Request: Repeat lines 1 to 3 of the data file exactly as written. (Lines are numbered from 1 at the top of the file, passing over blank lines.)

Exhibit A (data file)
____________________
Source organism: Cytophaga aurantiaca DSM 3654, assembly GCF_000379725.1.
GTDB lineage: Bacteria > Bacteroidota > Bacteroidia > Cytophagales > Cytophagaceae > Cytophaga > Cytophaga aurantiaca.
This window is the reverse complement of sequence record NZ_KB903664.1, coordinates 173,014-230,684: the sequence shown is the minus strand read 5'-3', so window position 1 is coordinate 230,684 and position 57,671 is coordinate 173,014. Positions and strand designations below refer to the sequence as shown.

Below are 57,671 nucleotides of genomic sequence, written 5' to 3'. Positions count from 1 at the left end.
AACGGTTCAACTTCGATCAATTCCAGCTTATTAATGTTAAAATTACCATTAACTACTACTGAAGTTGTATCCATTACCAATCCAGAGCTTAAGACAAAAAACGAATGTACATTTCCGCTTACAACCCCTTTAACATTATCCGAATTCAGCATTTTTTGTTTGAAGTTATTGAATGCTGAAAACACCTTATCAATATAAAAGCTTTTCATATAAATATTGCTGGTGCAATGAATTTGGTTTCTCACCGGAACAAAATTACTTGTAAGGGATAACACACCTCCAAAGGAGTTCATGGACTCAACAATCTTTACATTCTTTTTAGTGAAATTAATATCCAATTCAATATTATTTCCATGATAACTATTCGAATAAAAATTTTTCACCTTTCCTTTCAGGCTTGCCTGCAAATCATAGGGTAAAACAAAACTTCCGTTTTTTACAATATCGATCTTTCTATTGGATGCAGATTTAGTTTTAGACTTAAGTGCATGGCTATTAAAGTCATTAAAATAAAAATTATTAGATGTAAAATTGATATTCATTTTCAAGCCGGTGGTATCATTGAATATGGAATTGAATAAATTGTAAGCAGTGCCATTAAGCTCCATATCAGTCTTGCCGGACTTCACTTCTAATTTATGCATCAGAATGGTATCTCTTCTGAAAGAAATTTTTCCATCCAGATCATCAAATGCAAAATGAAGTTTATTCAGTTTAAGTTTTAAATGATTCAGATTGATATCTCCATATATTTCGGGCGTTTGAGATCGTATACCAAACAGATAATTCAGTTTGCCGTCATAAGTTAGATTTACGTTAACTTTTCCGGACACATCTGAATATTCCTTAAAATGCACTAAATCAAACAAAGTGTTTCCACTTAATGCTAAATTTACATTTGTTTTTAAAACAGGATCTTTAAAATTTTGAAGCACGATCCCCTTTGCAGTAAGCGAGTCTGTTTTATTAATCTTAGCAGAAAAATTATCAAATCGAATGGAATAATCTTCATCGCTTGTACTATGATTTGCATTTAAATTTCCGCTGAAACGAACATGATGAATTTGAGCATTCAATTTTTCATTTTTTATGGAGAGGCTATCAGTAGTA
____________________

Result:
Source organism: Cytophaga aurantiaca DSM 3654, assembly GCF_000379725.1.
GTDB lineage: Bacteria > Bacteroidota > Bacteroidia > Cytophagales > Cytophagaceae > Cytophaga > Cytophaga aurantiaca.
This window is the reverse complement of sequence record NZ_KB903664.1, coordinates 173,014-230,684: the sequence shown is the minus strand read 5'-3', so window position 1 is coordinate 230,684 and position 57,671 is coordinate 173,014. Positions and strand designations below refer to the sequence as shown.